Bangladeshi Siamese twins conjoined at the head who were successfully separated by a team of Hungarian doctors early in August have years of rehabilitation ahead of them, the physicians who headed the series of medical procedures, dubbed “Operation Freedom”, said at an update of the girls’ condition in Budapest on Sunday.
“The series of operations has not ended. Secondary skull construction and other rehabilitation could take years,” chief coordinator Gergely Pataki said at the press conference.
Rabeya “is smiling, talking, eating, and her mother can hold her”, while Rokaiya is still in a medically induced coma after suffering a viral infection, he said. The girls’ neurological status and their outlook can be assessed after a couple of months, he added.
The first phase of Operation Freedom, including groundbreaking work to separate the blood flow of the brains, was conducted by a Hungarian team led by István Hudák in Bangladesh in August 2018. Preparatory surgery to separate the twins was performed in Hungary on January 25 this year. During the operation led by Dr Gergely Pataki, the tissue expander system was implanted.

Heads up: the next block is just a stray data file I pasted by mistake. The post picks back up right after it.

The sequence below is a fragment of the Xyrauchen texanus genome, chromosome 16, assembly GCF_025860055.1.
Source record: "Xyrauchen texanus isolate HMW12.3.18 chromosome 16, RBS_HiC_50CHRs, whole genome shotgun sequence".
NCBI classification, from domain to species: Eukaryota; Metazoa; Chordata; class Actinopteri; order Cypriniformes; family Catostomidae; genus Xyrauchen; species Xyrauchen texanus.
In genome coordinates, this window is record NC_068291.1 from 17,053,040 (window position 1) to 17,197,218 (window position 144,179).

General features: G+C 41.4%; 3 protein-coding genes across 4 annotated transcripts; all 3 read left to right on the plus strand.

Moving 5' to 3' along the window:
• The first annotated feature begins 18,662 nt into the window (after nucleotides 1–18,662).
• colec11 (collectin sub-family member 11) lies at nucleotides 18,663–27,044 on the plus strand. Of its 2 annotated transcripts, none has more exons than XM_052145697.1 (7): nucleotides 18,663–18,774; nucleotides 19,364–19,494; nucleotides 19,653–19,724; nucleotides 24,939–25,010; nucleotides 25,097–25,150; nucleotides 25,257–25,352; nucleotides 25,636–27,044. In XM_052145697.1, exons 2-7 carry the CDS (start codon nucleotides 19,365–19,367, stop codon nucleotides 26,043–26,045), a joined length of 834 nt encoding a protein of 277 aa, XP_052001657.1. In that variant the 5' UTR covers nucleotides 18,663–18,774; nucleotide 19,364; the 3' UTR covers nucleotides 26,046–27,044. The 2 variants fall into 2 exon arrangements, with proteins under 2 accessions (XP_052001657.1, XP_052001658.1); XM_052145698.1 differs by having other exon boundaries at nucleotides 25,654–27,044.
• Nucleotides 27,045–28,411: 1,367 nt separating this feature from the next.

A team of 35 Hungarian doctors and assistants led by led by András Csokay from Budapest’s Honvéd Hospital carried out the final procedure during a 30-hour operation on August 1-2 in Dhaka, Bangladesh.
Pataki said the Hungarian team had paused to pray together, with their Muslim and Hindu colleagues, three times during the final procedure.
He said more than two tonnes of medical equipment had been brought to Bangladesh for the procedure, and most was left as a donation.
The doctors plan to travel back to Bangladesh to continue operating on Rabeya and Rokaiya in 3-6 months.
Operation Freedom was organised by the Foundation for Defenceless People.